By Clement Tan | Feb. 14, 2017 | Quartz
At a time when right-wing nationalism is seeing a resurgence globally, Singapore’s move to ensure minority representation may seem almost progressive in comparison.
The city-state could soon have its first female Muslim president, after the government rubber-stamped changes last week that would see only the country’s Malay, Muslim minority—making up about 15% of its 3.9 million resident citizens—eligible to stand at September’s election to choose its head of state, a largely ceremonial role.
But since Singapore gained independence from Malaysia in 1965, the ruling People’s Action Party (PAP) has in fact relied on a plethora of race-based innovations to maintain racial harmony between its majority Chinese population, and the minority Malay-Muslim and Indian ethnic groups. The latest move to designate that the president must be a Muslim is seen as another one of these measures.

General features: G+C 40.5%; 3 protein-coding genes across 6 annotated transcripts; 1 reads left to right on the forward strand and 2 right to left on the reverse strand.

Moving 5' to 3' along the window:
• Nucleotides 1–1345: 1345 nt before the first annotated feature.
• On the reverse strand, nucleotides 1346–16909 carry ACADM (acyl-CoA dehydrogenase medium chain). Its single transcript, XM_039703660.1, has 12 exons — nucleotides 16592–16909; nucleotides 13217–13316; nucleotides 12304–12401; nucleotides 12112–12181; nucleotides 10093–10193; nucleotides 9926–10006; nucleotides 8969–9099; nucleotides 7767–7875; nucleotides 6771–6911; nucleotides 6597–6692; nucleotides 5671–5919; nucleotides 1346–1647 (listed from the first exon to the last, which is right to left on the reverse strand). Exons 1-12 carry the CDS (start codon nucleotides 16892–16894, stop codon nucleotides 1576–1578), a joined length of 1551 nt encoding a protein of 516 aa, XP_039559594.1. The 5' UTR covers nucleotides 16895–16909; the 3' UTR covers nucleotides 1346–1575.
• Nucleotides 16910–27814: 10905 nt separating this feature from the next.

“The government believes they have to engineer multiracialism,” said Eugene Tan, associate professor of law at Singapore Management University. “They regard the election of a minority as head of state as an important testament of Singapore’s nation-building journey. Attaining that end justifies the means.”